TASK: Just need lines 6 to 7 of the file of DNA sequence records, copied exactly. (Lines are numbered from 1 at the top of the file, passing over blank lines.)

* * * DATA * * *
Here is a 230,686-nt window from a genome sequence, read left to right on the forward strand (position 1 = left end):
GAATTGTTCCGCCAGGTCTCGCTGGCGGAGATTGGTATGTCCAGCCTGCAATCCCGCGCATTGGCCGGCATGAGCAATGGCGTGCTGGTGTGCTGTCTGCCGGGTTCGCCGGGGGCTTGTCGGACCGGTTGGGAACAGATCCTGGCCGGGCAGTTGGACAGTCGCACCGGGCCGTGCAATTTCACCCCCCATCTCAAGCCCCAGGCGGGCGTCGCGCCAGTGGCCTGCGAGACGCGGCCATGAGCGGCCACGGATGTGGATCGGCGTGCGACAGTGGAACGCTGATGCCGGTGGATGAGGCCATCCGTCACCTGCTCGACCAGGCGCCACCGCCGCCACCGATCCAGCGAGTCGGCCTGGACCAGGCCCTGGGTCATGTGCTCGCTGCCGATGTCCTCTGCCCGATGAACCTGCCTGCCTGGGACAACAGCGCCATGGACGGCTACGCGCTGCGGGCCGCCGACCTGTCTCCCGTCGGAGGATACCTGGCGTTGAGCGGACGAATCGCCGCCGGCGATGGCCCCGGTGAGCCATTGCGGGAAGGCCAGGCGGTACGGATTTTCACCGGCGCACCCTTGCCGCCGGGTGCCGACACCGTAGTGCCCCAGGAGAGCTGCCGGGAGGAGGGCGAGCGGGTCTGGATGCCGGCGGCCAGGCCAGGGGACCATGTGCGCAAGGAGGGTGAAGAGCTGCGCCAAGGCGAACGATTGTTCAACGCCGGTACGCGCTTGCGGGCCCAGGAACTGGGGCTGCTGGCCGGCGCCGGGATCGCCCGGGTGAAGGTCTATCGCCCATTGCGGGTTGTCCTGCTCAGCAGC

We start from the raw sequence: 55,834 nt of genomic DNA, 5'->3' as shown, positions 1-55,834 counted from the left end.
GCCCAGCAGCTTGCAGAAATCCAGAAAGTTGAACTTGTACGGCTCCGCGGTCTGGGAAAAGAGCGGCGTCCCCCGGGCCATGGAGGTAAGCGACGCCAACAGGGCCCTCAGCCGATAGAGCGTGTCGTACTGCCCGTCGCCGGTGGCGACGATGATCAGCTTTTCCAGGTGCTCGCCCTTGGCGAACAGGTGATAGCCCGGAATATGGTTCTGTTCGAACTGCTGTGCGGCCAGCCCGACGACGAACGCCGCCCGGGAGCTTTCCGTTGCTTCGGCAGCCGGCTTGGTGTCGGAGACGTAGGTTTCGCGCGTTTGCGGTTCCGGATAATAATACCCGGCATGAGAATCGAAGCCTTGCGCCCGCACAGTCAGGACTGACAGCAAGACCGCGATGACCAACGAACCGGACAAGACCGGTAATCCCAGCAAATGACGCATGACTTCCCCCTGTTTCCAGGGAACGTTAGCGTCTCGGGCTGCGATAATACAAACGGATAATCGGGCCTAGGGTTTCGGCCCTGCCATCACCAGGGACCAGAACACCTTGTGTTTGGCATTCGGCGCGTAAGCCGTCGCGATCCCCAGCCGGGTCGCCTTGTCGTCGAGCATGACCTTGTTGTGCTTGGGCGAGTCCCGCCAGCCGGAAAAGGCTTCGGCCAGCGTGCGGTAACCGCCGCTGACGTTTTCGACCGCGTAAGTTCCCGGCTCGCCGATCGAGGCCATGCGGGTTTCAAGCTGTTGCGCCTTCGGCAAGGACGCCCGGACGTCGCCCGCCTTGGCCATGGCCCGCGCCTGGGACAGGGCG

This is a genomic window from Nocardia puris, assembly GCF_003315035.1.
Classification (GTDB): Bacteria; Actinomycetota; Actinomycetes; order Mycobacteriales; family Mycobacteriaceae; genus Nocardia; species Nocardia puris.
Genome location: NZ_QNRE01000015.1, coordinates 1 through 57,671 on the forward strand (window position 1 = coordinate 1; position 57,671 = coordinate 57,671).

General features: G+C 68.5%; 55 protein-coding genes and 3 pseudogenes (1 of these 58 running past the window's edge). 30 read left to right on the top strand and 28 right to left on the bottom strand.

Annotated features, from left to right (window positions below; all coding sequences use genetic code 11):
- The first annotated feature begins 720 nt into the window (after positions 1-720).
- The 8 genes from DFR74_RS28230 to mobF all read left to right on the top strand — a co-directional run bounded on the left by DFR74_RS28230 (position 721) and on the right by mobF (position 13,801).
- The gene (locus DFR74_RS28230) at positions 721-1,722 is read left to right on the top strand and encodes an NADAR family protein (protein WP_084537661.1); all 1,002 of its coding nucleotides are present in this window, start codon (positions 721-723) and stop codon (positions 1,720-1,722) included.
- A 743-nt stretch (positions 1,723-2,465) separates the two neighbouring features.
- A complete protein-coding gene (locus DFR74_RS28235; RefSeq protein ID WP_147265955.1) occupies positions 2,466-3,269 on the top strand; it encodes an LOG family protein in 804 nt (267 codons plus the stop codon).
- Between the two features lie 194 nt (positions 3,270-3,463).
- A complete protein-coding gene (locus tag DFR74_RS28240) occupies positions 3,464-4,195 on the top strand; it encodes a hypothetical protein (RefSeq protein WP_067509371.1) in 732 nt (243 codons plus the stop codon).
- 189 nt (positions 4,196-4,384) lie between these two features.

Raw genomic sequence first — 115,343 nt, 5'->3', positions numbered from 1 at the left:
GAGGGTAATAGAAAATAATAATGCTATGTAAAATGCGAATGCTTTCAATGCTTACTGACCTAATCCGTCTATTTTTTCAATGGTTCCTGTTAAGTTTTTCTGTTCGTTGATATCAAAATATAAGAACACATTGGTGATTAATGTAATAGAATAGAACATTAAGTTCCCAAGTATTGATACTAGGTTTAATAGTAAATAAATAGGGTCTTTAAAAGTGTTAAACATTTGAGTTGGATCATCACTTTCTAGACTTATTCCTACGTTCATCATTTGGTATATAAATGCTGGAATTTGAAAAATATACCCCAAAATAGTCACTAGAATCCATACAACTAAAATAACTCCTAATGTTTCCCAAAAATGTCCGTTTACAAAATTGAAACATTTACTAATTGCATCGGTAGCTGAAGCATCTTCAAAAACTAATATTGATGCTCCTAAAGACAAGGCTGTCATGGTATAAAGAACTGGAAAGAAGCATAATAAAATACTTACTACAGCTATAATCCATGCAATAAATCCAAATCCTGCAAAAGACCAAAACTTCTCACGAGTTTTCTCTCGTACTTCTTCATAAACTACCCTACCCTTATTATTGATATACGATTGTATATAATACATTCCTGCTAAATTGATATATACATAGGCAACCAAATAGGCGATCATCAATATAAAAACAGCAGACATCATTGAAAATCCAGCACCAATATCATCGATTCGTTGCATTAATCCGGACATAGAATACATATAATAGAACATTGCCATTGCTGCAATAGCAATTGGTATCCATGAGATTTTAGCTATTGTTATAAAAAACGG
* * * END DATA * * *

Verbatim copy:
Classification (GTDB): Bacteria; Actinomycetota; Actinomycetes; order Mycobacteriales; family Mycobacteriaceae; genus Nocardia; species Nocardia puris.
Genome location: NZ_QNRE01000015.1, coordinates 1 through 57,671 on the forward strand (window position 1 = coordinate 1; position 57,671 = coordinate 57,671).